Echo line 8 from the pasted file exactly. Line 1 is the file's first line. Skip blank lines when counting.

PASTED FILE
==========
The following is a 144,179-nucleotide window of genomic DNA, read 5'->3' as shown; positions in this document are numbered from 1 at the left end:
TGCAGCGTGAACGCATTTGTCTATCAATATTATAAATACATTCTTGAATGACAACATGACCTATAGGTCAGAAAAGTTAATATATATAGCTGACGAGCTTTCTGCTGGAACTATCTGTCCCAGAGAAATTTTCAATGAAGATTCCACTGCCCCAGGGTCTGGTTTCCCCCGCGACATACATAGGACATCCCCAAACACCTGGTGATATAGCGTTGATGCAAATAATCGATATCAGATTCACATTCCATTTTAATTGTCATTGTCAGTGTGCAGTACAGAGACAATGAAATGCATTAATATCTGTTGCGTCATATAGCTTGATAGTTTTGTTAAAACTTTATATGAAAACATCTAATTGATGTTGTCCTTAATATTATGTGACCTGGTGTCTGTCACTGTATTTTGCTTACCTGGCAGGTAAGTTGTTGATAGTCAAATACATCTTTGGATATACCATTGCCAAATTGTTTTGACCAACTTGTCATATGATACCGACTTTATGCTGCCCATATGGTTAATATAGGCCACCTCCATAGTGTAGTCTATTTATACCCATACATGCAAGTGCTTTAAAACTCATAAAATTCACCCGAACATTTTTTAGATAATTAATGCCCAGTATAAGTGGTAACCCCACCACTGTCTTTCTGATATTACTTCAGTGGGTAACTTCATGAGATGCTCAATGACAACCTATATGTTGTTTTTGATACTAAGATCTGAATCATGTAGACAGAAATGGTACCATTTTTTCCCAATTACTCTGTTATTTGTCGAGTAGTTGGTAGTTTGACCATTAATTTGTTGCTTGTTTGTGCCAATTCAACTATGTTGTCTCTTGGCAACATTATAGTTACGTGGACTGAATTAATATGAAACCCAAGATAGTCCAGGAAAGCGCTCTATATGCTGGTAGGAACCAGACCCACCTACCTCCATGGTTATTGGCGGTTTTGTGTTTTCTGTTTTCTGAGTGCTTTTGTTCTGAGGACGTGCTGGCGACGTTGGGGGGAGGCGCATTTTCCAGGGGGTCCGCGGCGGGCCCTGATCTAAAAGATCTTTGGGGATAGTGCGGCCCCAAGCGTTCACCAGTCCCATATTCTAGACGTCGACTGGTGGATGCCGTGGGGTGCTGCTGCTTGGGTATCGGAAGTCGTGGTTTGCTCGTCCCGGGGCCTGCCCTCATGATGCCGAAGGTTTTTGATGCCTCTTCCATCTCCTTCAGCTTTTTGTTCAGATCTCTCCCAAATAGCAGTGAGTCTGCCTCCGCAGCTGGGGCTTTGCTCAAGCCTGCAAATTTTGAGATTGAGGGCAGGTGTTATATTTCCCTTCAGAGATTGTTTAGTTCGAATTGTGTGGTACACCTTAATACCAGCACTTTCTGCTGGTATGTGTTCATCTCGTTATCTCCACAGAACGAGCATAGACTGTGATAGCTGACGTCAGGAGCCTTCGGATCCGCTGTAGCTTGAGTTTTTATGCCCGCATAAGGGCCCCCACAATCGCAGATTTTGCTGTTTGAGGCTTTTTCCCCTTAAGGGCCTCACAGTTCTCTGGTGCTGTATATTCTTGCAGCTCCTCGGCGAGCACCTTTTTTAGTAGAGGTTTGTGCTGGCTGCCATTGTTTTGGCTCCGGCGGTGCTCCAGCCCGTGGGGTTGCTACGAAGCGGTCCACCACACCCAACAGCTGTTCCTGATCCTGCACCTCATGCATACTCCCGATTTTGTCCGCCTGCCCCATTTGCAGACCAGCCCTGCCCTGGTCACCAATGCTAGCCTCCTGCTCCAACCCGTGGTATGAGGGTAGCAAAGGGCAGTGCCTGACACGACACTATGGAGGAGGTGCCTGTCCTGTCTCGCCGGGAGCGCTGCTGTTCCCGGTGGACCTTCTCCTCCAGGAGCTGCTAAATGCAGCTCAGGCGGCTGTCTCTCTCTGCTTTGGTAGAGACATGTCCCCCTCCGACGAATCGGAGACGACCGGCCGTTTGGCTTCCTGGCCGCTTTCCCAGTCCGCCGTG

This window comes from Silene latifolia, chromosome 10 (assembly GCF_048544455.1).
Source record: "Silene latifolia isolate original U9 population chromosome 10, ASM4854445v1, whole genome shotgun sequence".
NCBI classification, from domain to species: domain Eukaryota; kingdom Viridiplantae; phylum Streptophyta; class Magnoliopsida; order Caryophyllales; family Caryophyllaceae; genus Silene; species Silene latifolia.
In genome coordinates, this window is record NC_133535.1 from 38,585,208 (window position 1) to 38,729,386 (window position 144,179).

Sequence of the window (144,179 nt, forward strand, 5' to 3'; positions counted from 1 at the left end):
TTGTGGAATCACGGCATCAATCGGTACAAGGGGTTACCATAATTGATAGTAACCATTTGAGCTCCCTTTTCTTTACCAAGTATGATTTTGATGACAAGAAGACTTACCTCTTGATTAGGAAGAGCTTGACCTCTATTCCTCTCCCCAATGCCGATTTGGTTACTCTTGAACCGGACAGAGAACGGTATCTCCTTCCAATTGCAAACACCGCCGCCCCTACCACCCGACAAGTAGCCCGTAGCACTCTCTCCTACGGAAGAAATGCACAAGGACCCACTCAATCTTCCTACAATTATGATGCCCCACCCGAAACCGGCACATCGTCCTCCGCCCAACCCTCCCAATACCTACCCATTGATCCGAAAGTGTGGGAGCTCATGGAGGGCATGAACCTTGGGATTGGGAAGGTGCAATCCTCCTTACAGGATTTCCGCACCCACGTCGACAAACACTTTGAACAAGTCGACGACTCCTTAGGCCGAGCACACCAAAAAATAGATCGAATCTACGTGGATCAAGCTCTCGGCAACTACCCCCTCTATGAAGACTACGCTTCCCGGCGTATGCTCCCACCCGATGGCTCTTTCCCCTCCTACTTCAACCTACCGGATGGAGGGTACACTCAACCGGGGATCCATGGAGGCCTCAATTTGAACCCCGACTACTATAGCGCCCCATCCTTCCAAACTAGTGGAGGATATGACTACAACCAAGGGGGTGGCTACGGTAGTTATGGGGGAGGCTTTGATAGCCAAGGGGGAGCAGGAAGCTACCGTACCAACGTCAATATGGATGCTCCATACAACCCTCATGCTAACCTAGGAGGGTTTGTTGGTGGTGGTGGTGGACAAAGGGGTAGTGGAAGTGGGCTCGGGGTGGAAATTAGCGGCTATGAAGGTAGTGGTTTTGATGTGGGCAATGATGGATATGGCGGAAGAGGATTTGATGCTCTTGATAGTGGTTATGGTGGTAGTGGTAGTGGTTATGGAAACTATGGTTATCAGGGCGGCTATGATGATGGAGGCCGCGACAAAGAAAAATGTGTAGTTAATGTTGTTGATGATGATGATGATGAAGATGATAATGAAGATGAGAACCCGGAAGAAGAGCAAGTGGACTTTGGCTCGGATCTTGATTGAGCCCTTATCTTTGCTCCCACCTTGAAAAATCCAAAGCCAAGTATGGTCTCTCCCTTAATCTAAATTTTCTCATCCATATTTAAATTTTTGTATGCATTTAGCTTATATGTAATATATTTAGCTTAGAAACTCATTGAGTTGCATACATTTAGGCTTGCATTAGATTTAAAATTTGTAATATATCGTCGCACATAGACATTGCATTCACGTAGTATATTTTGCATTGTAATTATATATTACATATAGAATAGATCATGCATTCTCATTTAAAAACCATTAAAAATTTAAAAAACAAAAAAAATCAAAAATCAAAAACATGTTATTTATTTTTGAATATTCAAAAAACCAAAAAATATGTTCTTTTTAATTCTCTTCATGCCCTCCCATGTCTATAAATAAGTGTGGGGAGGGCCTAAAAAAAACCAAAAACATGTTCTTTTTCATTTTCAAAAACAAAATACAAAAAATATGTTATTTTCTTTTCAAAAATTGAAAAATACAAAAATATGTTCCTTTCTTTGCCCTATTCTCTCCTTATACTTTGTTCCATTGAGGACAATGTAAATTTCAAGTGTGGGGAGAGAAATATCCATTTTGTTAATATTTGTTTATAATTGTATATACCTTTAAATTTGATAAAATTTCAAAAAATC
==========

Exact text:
TTGTGGAATCACGGCATCAATCGGTACAAGGGGTTACCATAATTGATAGTAACCATTTGAGCTCCCTTTTCTTTACCAAGTATGATTTTGATGACAAGAAGACTTACCTCTTGATTAGGAAGAGCTTGACCTCTATTCCTCTCCCCAATGCCGATTTGGTTACTCTTGAACCGGACAGAGAACGGTATCTCCTTCCAATTGCAAACACCGCCGCCCCTACCACCCGACAAGTAGCCCGTAGCACTCTCTCCTACGGAAGAAATGCACAAGGACCCACTCAATCTTCCTACAATTATGATGCCCCACCCGAAACCGGCACATCGTCCTCCGCCCAACCCTCCCAATACCTACCCATTGATCCGAAAGTGTGGGAGCTCATGGAGGGCATGAACCTTGGGATTGGGAAGGTGCAATCCTCCTTACAGGATTTCCGCACCCACGTCGACAAACACTTTGAACAAGTCGACGACTCCTTAGGCCGAGCACACCAAAAAATAGATCGAATCTACGTGGATCAAGCTCTCGGCAACTACCCCCTCTATGAAGACTACGCTTCCCGGCGTATGCTCCCACCCGATGGCTCTTTCCCCTCCTACTTCAACCTACCGGATGGAGGGTACACTCAACCGGGGATCCATGGAGGCCTCAATTTGAACCCCGACTACTATAGCGCCCCATCCTTCCAAACTAGTGGAGGATATGACTACAACCAAGGGGGTGGCTACGGTAGTTATGGGGGAGGCTTTGATAGCCAAGGGGGAGCAGGAAGCTACCGTACCAACGTCAATATGGATGCTCCATACAACCCTCATGCTAACCTAGGAGGGTTTGTTGGTGGTGGTGGTGGACAAAGGGGTAGTGGAAGTGGGCTCGGGGTGGAAATTAGCGGCTATGAAGGTAGTGGTTTTGATGTGGGCAATGATGGATATGGCGGAAGAGGATTTGATGCTCTTGATAGTGGTTATGGTGGTAGTGGTAGTGGTTATGGAAACTATGGTTATCAGGGCGGCTATGATGATGGAGGCCGCGACAAAGAAAAATGTGTAGTTAATGTTGTTGATGATGATGATGATGAAGATGATAATGAAGATGAGAACCCGGAAGAAGAGCAAGTGGACTTTGGCTCGGATCTTGATTGAGCCCTTATCTTTGCTCCCACCTTGAAAAATCCAAAGCCAAGTATGGTCTCTCCCTTAATCTAAATTTTCTCATCCATATTTAAATTTTTGTATGCATTTAGCTTATATGTAATATATTTAGCTTAGAAACTCATTGAGTTGCATACATTTAGGCTTGCATTAGATTTAAAATTTGTAATATATCGTCGCACATAGACATTGCATTCACGTAGTATATTTTGCATTGTAATTATATATTACATATAGAATAGATCATGCATTCTCATTTAAAAACCATTAAAAATTTAAAAAACAAAAAAAATCAAAAATCAAAAACATGTTATTTATTTTTGAATATTCAAAAAACCAAAAAATATGTTCTTTTTAATTCTCTTCATGCCCTCCCATGTCTATAAATAAGTGTGGGGAGGGCCTAAAAAAAACCAAAAACATGTTCTTTTTCATTTTCAAAAACAAAATACAAAAAATATGTTATTTTCTTTTCAAAAATTGAAAAATACAAAAATATGTTCCTTTCTTTGCCCTATTCTCTCCTTATACTTTGTTCCATTGAGGACAATGTAAATTTCAAGTGTGGGGAGAGAAATATCCATTTTGTTAATATTTGTTTATAATTGTATATACCTTTAAATTTGATAAAATTTCAAAAAATC